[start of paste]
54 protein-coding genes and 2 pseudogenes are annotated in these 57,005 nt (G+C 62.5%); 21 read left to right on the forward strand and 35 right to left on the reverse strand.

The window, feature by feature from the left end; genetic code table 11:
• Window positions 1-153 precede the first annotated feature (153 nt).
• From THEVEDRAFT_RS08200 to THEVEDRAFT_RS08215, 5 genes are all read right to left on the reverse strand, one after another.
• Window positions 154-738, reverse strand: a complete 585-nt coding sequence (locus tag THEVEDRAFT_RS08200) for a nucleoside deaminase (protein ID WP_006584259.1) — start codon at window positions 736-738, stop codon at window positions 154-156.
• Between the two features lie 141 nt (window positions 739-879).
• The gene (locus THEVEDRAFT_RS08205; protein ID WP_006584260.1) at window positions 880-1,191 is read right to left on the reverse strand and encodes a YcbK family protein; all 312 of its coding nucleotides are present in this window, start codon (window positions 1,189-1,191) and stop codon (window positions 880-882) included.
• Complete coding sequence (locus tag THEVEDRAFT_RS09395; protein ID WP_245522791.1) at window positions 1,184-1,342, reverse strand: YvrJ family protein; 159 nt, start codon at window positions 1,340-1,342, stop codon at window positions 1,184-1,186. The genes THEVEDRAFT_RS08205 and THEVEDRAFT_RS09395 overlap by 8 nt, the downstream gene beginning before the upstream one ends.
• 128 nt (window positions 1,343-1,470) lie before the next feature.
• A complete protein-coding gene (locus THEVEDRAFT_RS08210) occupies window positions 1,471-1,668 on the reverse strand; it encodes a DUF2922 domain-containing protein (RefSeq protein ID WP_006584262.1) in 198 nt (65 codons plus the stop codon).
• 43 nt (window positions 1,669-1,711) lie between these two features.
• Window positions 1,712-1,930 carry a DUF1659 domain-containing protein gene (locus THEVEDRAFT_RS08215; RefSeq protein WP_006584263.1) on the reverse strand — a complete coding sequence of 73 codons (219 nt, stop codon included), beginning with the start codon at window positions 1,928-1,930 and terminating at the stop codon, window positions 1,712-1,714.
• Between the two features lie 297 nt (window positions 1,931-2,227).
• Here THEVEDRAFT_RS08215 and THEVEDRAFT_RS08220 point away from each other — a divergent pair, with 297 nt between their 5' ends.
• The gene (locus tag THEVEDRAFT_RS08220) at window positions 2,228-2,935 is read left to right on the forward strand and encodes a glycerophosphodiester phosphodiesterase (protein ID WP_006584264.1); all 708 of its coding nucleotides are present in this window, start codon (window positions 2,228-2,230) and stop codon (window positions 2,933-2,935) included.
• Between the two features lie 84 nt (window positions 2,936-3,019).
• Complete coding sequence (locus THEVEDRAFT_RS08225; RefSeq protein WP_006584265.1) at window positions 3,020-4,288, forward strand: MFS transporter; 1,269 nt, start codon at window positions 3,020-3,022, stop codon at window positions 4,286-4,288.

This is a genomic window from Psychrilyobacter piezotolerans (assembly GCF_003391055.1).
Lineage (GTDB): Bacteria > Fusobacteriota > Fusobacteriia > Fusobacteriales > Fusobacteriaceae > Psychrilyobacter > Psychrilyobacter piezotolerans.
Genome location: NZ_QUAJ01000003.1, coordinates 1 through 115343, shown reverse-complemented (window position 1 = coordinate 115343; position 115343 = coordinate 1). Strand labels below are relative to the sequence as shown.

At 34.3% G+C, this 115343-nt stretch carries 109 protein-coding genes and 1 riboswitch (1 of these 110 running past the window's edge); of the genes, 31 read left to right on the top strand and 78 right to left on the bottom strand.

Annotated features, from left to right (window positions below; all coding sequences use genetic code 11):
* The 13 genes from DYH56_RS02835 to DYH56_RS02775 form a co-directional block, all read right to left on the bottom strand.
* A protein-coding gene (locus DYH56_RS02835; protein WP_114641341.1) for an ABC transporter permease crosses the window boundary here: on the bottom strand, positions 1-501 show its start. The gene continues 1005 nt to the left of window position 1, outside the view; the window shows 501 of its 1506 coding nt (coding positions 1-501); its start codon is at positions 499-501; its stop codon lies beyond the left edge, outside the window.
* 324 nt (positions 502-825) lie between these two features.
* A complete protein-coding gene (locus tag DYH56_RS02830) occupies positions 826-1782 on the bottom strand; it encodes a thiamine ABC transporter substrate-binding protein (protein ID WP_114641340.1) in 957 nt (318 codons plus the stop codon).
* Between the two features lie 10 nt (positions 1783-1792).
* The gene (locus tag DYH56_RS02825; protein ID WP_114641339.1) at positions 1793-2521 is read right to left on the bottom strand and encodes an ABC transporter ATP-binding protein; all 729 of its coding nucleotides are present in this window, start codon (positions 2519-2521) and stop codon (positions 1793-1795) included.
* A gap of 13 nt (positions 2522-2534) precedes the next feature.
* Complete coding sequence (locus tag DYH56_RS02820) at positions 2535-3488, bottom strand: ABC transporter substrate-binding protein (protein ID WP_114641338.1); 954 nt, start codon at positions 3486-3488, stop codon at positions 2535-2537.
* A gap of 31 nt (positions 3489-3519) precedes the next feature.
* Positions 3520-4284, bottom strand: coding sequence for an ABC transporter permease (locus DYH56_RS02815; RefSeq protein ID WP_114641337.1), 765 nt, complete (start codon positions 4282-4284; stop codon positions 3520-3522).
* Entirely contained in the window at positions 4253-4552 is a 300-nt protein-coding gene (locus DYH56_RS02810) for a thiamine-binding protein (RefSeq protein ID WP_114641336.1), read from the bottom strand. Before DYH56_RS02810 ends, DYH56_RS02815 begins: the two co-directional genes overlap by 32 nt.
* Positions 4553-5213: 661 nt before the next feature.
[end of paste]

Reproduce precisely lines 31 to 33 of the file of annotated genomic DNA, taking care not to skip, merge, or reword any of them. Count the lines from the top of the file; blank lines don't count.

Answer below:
* A gap of 31 nt (positions 3489-3519) precedes the next feature.
* Positions 3520-4284, bottom strand: coding sequence for an ABC transporter permease (locus DYH56_RS02815; RefSeq protein ID WP_114641337.1), 765 nt, complete (start codon positions 4282-4284; stop codon positions 3520-3522).
* Entirely contained in the window at positions 4253-4552 is a 300-nt protein-coding gene (locus DYH56_RS02810) for a thiamine-binding protein (RefSeq protein ID WP_114641336.1), read from the bottom strand. Before DYH56_RS02810 ends, DYH56_RS02815 begins: the two co-directional genes overlap by 32 nt.